To explore the relationship between innate immunity and hepatitis C Virus (HCV) in determining the risk of cirrhosis (CIR), hepatocellular carcinoma (HCC), mixed cryoglobulinemia syndrome (MCS) and non-Hodgkin lymphoma (NHL), we investigated the impact of the toll-like receptor-2 (TLR2) and interleukin-28B (IL28B) genetic variants. TLR2 -174 del variant was associated with TLR2 expression and with specific downstream molecules that drive the expression of different interleukins; rs12979860 Il28B was important in response to interferon-treatment and in spontaneous clearance of HCV. The risk for liver and lymphoproliferative diseases in HCV progression was clarified by stratifying 862 HCV-positive patients into groups based on liver (CIR, HCC) and lymphoproliferative HCV-related diseases (MCS, NHL) and compared with chronic HCV (CHC) infection. Analysis of TLR2-IL28B haplotypes showed an association of wild type haplotype with the lymphoproliferative diseases (OR 1.77, p = 0.029) and a slight increase in HCV viral load (HR 1.38, p = 0.054). Wild type haplotype (TLR2 ins/ins- IL28B C/C) was also found associated with older age in patients with an hepatic diseases (in CIR and in HCC p = 0.038 and p = 0.020, respectively) supporting an effect of innate immunity in the liver disease progression. TLR2 and IL28B polymorphisms in combination showed a role in the control of HCV viral load and different HCV disease progression.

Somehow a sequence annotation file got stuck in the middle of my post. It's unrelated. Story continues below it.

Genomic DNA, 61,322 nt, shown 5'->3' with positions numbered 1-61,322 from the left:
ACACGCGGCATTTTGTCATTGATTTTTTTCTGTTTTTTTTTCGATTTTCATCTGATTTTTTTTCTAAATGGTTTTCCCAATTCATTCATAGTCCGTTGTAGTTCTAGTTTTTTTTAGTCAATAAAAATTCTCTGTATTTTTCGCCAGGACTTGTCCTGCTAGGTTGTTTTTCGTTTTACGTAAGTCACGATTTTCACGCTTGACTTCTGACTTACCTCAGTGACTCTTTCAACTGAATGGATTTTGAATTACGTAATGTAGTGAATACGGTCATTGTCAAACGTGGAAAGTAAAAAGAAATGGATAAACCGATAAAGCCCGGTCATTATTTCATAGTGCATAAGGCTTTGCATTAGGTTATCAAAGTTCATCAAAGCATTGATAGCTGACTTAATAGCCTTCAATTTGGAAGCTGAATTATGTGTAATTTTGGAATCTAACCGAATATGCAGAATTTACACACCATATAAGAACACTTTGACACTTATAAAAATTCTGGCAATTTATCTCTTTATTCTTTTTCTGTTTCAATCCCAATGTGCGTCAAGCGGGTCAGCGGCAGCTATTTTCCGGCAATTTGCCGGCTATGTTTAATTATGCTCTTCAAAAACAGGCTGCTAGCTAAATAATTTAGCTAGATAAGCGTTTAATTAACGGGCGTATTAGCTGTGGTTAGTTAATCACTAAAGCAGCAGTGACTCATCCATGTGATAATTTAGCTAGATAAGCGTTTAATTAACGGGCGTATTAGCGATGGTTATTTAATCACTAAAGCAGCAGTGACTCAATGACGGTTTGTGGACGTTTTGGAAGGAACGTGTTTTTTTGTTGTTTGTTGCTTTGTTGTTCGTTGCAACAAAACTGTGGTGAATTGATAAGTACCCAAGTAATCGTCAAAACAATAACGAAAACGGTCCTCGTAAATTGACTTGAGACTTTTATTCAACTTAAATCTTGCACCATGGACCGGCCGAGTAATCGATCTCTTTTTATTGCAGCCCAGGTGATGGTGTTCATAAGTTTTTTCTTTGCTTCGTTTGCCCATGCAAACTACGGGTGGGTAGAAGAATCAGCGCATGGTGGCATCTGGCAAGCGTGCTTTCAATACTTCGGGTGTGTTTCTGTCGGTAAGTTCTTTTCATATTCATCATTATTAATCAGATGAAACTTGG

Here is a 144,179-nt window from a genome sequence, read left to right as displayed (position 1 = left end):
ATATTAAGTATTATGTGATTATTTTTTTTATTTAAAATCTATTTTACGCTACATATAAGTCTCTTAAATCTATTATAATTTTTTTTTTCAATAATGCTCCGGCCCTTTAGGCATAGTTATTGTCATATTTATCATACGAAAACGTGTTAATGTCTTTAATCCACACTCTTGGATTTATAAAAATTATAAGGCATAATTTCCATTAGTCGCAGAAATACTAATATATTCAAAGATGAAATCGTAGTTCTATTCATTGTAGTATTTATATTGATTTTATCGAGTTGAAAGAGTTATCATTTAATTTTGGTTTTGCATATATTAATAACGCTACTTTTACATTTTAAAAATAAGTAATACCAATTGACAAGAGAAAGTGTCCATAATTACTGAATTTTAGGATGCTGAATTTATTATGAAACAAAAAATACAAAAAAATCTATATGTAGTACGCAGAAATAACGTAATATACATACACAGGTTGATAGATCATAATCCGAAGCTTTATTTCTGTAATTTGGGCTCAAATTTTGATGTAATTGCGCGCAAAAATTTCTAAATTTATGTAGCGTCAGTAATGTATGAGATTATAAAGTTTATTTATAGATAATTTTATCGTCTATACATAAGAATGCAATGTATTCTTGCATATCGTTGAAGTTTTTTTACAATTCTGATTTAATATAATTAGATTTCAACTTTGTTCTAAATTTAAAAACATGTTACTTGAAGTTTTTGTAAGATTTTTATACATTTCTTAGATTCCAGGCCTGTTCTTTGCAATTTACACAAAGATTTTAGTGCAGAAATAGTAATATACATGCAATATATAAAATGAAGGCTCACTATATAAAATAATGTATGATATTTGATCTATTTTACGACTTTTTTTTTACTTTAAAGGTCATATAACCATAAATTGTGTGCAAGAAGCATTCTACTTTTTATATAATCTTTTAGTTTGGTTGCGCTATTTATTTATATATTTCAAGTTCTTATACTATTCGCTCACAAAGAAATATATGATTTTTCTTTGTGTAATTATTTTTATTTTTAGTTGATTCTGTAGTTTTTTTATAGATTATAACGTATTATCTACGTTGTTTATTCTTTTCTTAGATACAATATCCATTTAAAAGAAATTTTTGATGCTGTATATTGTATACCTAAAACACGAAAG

Chronic HCV-infection (CHC) may induce cirrhosis and hepatocellular carcinoma (HCC), but also B-cell dysregulations such as autoimmune type II mixed cryoglobulinemia syndrome (MCS) and B-cell non-Hodgkin lymphoma (NHL) [1-3]. The mechanisms whereby HCV establishes hepatic or lymphoproliferative diseases are still poorly understood.